The parties to a lawsuit are not the only people who have a legitimate interest in the record compiled in a legal proceeding…. [T]he public at large pays for the courts and therefore has an interest in what goes on at all stages of a judicial proceeding. That interest does not always trump the property and privacy interests of the litigants, but it can be overridden only if the latter interests predominate in the particular case, that is, only if there is good cause for sealing a part or the whole of the record in that case. The determination of good cause cannot be elided by allowing the parties to seal whatever they want, for then the interest in publicity will go unprotected unless the media are interested in the case and move to unseal. The judge is the primary representative of the public interest in the judicial process and is duty-bound therefore to review any request to seal the record (or part of it). He may not rubber stamp a stipulation to seal the record. See also Wilson v. American Motors Corp., 759 F.2d 1568, 1571 (11th Cir.1985) (“[I]t is the rights of the public, an absent third party, which are preserved by prohibiting closure of public records….”).
Reviewing an FLSA settlement agreement under seal conflicts with the public’s access to judicial records, frustrates appellate review of a judge’s decision to approve (or reject) an FLSA compromise, contravenes congressional policy encouraging widespread compliance with the FLSA, and furthers no judicially cognizable interest of the parties. A proper consideration of the intent of Congress and the public’s interest in judicial transparency permits only one method to obtain judicial review of a compromise of an FLSA claim. The parties must file the settlement agreement in the public docket. See Stalnaker, 293 F.Supp. at 1262-64; see also Hanson v. Wells Fargo Bank, No. 08-80182-CIV, 2009 WL 1490582 (S.D.Fla. May 26, 2009) (requiring the parties to submit an unsealed copy of their settlement agreement).
To ensure that “all our able-bodied working men and women [receive] a fair day’s pay for a fair day’s work,” the FLSA requires a covered employer to pay each employee a minimum wage and overtime. To combat the typically unequal bargaining power between employer and employee, Congress prohibits a private agreement altering FLSA rights. An employee entitled to FLSA wages may compromise his claim only under the supervision of either the Department of Labor or the district court.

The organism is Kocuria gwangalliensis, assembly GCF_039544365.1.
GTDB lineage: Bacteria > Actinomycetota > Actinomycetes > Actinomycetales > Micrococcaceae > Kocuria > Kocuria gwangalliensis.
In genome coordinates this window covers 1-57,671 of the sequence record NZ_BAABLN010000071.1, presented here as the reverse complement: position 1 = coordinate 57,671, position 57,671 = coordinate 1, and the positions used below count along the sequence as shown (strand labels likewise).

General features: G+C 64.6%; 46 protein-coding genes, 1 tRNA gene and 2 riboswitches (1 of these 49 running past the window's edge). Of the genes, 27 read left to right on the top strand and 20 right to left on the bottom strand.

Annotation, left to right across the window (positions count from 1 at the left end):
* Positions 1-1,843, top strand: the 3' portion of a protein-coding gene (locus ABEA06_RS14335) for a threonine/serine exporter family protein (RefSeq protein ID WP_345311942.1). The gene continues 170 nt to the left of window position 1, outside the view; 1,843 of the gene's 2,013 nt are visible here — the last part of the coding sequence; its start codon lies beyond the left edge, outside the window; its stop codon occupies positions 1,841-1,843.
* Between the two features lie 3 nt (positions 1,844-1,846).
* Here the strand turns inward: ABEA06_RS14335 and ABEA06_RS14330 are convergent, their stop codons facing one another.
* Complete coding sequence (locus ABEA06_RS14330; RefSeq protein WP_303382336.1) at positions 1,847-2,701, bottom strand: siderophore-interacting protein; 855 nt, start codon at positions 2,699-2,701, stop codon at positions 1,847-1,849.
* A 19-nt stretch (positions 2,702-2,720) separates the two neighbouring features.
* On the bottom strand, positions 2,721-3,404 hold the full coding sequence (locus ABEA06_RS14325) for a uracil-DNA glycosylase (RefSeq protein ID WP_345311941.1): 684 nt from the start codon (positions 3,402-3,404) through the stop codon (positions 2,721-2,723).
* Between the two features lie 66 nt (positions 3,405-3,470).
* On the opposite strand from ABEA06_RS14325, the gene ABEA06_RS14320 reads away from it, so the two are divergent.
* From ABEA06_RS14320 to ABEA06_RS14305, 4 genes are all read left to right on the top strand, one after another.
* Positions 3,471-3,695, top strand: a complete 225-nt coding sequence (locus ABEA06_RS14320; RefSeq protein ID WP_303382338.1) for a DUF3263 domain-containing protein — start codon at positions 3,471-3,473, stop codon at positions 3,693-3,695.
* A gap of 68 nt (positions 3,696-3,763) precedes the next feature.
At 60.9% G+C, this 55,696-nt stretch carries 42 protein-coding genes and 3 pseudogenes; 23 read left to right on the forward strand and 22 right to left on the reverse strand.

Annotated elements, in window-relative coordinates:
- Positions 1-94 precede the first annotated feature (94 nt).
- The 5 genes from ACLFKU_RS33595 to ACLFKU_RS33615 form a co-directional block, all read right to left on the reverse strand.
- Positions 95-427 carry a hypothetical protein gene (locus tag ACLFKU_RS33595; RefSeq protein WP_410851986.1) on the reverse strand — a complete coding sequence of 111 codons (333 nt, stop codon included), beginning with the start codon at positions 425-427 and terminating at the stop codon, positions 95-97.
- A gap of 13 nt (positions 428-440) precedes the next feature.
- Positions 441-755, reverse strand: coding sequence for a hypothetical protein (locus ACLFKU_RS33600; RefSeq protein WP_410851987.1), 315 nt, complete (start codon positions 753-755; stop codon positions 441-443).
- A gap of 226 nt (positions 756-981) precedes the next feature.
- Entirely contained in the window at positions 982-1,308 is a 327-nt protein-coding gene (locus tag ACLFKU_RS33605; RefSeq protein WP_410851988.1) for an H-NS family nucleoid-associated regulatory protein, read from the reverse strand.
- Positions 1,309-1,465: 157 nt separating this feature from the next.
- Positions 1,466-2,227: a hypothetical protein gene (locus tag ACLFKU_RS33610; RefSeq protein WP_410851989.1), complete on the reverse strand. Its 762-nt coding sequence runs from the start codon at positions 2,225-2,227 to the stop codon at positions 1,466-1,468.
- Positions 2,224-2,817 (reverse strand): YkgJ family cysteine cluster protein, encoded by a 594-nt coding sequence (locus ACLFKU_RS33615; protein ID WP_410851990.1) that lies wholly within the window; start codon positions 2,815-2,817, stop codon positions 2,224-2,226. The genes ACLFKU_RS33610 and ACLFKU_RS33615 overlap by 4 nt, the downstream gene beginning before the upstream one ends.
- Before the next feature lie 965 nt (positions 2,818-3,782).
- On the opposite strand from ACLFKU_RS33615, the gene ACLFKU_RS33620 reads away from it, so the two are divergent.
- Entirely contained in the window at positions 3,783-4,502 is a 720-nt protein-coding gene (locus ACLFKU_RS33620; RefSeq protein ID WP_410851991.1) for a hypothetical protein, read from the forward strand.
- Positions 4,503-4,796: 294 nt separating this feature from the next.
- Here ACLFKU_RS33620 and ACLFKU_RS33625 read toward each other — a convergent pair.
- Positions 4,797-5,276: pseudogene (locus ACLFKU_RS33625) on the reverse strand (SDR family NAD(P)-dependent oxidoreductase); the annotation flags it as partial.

If presented in an FLSA action with a notice of settlement, a stipulation for dismissal, an offer of judgment, or the like, the judicial approval required by Lynn’s Food and the public’s right of access to a judicial proceeding compel the parties to file their agreement in the public docket of the district court. As an initial matter, the district court must determine whether the employee purports to compromise an FLSA right. If judicial scrutiny confirms that the parties’ settlement involves no compromise, the district court should approve the settlement and dismiss the case (if the employer has paid) or enter judgment for the employee (if the employer has not paid). If the parties’ proposed resolution requires the employee to compromise an FLSA right, the district court must scrutinize the compromise for “fairness.”
An employee’s right to a minimum wage and overtime is unconditional, and the district court should countenance the creation of no condition, whether confidentiality or any other construct, that offends the purpose of the FLSA. An employer is obligated unconditionally to pay a minimum wage and overtime to the complainant and his fellow employees; the district court should not become complicit in any scheme or mechanism designed to confine or frustrate every employee’s knowledge and realization of FLSA rights. Accordingly, the district court evaluating an FLSA compromise should examine first the “internal” fairness of the compromise, including the existence of a bona fide dispute and the absence of a prospective waiver, confidentiality agreement, or other provision antithetical to the FLSA. If the proposed compromise is fair and reasonable to the employee, the court should consider whether any other external factor, such as the need to resolve definitively an issue affecting similarly situated employees, recommends rejecting the compromise. If the compromise is fair and reasonable to the employee and furthers the implementation of FLSA rights in the workplace, the court should approve the compromise.
For the reasons stated in this order, the parties’ stipulation of dismissal is rejected.”
Needless to say, it will be interesting to see if other court’s follow the Court’s reasoning.
EDITOR’S NOTE: Less than a week after this opinion, Judge Merryday, who authored the opinion, went a step further in another case, holding that settlement agreements in FLSA cases that prohibit an employee from disparaging his or her employer are equally inappropriate. See McGowan v. CSPS Hotel, Inc., 8:09-cv-02311-SDM-MAP (M.D.Fla. Apr.29, 2010).